Thursday, November 19, 2009

Give Thanks

I approach this Thanksgiving holiday with a heavy heart.

A year ago, I witnessed a miracle with JSB in church on Christmas Eve.  I'm choosing to hold the miracle close to my heart, but am prepared to deal with the heart-wrenching reality that is the lot of a mother of a child with schizophrenia.

By the way, I speak it......and am not ashamed....

Last year, in August, we had JSB committed for psychiatric care, and for a brief and shining period, life was good.  He came to Christmas Eve service with us, covered his tattoos, cleaned himself up, and stayed with us in the standing-room-only-church.  If you know people who struggle with schizophrenia, you know that is difficult.  All of the stimulation is more than they can take, and JSB was itching to leave and smoke a cigarette.

But, he listened to the service and heard what the Priest was saying.  It was an inclusive, radical love message, and JSB appreciated that, and told me, "I like this church."  We were jammed in the back pew, and JSB had given his seat up to a woman.  I pulled a kneeler down and he sat on it, facing me.  The music was beautiful, and he looked up at me and said, "I love you, Mom."  I hugged him and told him that I loved him as well. 

That was the last moment of sanity that I witnessed in my child.

Today, his delusions have taken hold, and lead him to despise his family.  He especially despises me.  If his delusions were reality, he would have good reason.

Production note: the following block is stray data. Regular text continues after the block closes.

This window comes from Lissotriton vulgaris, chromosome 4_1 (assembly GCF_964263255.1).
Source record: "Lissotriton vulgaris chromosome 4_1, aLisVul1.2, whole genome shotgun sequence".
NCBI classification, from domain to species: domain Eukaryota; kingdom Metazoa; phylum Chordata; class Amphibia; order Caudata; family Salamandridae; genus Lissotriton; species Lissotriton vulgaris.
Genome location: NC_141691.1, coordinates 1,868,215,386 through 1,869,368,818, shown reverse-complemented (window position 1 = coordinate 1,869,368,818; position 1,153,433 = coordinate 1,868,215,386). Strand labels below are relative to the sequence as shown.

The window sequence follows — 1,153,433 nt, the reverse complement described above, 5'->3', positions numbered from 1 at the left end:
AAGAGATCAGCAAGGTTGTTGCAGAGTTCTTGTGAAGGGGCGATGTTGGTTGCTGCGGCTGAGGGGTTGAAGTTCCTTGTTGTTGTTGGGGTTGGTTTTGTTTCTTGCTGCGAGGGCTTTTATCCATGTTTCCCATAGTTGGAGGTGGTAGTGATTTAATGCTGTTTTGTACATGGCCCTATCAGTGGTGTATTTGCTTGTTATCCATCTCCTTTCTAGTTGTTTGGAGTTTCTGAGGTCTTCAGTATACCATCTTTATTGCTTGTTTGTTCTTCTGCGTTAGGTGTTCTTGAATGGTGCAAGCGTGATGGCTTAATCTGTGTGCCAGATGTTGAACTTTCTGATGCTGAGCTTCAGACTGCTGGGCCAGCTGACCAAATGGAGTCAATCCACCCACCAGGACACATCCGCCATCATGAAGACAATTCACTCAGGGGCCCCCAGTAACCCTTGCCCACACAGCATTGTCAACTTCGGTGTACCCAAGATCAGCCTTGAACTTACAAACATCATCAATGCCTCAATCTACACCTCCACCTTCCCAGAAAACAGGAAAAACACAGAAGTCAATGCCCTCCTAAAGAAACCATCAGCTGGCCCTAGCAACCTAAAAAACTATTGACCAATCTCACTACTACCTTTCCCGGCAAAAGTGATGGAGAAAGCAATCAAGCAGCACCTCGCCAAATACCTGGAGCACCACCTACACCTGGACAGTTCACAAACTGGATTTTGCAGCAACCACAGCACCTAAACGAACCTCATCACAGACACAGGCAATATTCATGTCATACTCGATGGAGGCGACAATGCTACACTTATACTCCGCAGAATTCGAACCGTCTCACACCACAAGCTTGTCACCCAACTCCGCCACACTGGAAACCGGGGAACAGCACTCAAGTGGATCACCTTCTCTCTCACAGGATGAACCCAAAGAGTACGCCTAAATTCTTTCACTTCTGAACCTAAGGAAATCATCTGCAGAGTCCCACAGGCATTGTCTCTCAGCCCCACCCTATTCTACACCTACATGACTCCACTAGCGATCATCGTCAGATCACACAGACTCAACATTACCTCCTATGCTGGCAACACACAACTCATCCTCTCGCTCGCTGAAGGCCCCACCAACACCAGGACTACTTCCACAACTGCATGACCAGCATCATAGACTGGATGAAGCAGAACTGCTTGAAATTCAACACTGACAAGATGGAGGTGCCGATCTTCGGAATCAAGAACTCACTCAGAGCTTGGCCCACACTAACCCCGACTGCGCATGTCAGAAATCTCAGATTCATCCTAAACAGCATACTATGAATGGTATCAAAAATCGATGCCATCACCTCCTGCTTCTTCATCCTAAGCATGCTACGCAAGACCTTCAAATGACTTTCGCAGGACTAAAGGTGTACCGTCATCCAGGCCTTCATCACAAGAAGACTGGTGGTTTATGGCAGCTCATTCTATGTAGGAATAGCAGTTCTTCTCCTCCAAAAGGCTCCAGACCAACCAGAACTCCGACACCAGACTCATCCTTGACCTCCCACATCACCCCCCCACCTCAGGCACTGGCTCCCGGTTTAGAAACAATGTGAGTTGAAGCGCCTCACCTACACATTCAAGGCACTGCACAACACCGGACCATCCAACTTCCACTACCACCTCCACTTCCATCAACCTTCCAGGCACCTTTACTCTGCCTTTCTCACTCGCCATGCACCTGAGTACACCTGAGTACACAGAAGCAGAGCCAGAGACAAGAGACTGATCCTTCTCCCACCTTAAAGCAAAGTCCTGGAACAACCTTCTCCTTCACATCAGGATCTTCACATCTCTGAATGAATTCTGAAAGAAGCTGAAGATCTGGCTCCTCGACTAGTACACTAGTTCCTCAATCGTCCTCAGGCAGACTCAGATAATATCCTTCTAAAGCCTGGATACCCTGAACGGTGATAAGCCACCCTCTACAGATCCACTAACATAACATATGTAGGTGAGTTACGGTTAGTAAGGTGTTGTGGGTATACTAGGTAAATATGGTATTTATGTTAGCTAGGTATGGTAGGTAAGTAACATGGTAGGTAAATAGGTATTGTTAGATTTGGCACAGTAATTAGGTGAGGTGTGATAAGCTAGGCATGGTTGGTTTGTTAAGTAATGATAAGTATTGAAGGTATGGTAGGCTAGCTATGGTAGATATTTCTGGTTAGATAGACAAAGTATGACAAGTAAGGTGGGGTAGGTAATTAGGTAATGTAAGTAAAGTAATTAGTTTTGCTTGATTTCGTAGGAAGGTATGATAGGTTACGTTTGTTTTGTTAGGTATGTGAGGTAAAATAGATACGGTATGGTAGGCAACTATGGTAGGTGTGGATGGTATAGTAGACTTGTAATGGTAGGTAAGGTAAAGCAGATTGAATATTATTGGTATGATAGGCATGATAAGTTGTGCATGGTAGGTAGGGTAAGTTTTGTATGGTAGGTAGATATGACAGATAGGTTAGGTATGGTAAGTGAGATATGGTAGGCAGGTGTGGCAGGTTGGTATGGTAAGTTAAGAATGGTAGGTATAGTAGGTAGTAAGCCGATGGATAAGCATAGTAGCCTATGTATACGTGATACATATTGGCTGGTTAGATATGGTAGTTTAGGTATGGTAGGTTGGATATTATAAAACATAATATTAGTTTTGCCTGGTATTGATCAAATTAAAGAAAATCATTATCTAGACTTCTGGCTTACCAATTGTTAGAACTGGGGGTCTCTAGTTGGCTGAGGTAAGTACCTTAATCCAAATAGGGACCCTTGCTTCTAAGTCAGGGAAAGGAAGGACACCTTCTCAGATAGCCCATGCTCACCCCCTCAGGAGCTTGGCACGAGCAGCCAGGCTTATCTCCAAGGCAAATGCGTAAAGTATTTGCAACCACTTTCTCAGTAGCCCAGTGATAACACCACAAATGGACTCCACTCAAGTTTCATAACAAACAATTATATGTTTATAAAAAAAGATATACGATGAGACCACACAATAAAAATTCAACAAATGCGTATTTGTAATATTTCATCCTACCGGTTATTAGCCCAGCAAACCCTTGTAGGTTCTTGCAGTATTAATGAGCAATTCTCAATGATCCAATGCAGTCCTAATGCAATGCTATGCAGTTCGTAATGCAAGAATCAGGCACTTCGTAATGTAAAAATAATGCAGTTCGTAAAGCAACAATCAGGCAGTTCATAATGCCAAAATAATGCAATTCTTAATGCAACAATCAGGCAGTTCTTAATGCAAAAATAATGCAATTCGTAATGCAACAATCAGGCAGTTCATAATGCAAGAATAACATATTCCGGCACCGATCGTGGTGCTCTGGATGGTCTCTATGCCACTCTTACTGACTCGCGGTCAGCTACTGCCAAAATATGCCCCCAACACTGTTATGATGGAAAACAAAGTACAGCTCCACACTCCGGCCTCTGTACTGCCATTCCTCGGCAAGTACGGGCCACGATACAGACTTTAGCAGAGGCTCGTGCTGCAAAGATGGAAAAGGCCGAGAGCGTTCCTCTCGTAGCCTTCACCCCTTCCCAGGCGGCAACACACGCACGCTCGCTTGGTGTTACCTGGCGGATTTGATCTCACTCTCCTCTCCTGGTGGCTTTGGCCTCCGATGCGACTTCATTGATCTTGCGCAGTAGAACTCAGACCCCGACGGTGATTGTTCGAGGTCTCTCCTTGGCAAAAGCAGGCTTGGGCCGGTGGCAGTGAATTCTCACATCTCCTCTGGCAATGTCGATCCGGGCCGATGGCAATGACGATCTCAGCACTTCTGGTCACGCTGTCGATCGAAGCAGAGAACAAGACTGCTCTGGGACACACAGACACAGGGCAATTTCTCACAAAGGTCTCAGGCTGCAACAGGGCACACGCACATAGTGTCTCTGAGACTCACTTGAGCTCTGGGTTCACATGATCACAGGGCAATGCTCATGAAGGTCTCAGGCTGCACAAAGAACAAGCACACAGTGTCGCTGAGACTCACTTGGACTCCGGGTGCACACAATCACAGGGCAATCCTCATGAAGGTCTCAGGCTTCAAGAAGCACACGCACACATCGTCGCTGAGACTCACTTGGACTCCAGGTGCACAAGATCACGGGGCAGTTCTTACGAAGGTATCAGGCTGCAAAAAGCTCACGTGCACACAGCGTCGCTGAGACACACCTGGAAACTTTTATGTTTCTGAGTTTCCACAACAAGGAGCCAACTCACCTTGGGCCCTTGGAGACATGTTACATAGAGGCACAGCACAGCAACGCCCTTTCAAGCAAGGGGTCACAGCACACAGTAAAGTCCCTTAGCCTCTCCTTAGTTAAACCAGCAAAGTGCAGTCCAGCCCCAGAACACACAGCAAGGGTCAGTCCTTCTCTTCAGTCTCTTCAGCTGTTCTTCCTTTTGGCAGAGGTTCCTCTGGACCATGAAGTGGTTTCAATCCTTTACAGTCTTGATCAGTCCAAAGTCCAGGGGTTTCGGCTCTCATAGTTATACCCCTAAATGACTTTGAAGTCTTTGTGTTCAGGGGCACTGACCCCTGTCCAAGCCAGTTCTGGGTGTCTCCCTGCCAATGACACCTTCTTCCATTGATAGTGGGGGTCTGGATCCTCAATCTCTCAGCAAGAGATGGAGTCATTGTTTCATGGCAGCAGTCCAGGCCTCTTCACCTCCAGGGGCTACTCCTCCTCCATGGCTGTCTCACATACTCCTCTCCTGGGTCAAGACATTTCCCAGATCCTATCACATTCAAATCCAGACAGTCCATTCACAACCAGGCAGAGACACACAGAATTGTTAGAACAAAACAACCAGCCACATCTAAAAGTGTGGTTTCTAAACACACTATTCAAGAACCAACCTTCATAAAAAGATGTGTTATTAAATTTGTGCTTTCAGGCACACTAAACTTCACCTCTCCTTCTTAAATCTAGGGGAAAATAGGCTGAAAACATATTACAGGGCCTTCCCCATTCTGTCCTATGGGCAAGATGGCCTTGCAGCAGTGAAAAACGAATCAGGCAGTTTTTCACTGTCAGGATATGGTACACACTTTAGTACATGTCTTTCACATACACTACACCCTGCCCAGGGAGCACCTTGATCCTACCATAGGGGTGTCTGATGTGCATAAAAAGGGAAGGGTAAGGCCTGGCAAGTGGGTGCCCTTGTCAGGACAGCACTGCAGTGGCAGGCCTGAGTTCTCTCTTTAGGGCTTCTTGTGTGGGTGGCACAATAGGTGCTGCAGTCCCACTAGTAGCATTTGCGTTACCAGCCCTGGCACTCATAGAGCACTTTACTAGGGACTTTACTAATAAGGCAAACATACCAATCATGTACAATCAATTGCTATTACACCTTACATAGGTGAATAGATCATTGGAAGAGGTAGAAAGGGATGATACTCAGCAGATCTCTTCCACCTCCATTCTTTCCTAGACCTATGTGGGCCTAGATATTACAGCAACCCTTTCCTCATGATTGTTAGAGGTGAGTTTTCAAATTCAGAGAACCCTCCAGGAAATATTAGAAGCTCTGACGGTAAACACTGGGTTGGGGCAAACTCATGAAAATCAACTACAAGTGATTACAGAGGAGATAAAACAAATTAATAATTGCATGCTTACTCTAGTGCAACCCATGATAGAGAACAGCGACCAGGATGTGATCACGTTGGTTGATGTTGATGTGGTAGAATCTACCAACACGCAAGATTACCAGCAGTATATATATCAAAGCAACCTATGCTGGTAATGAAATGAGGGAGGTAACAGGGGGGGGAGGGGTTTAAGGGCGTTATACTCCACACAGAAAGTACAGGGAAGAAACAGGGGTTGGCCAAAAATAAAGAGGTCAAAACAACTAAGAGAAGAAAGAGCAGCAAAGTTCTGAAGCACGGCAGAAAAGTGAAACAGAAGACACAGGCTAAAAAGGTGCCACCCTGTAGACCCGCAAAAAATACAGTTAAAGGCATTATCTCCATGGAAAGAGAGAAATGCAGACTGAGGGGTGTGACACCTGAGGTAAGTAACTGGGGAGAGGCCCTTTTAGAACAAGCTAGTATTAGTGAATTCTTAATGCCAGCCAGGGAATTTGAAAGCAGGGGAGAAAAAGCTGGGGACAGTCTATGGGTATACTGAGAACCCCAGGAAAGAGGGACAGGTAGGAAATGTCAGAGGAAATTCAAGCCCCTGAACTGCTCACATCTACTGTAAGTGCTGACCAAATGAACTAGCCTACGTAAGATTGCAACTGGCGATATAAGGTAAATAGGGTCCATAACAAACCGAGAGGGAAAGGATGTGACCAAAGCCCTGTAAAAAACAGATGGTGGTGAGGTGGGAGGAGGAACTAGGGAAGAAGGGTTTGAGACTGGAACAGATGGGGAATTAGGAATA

So, despite my best efforts, I can't force my child to treat his illness.  This year, he will likely spend Thanksgiving and Christmas without his family.  Without anyone.  That breaks my heart.

So, I'm trying to think of what I can do to make Thanksgiving and Christmas meaningful for my child whose illness causes him to seclude himself.

Any ideas?


  1. I'm grieving with you my friend. You have just expressed my own deepest fears, which to this point have not been realized thanks be to God. I wish I had the magic words to say to make it right or a brilliant idea to make this joyful season meaningful for him. But I don't. On the other hand, I believe in the power of prayer and the grace of our Lord, and I am praying for you and your family. And find joy as you can in the holiday season. Much love, Sharon

  2. Thanks, Sharon. I, too, believe in the power of prayer and our Lord's grace. Your prayers and friendship mean a great deal to me. I'm still not going to give up on joy :)

  3. I think that sometimes those with troubled minds and souls actually feel God more deeply than the rest of us so-called normal folks - that the outward and disturbing manifestations are representative of an interior dialogue and struggle that we cannot imagine. Whatever the externals are, there is something deep at the core of him that remembers how he is loved (by God and by you) and that provides the most infinitesimal anchor while the delusions swirl around him. Jesus knew that beyond the demons in the minds of the mentally disturbed, there was still the possibility of recognition and of grace...and he worked to confront the demons and embrace the beloved spirit. We pray for the growth of that anchor, for the realization of that love, and for the courage to reach past the voices in his head toward you, and toward a life of peace.

    Much love, my friend.


  4. Mary, your words and prayer are sweet music to my heart and soul!

    You are one of many heralds in my life these days helping to clarify the nature of my call. I can't wait to talk to you!

    Much love back to you, anam cara!


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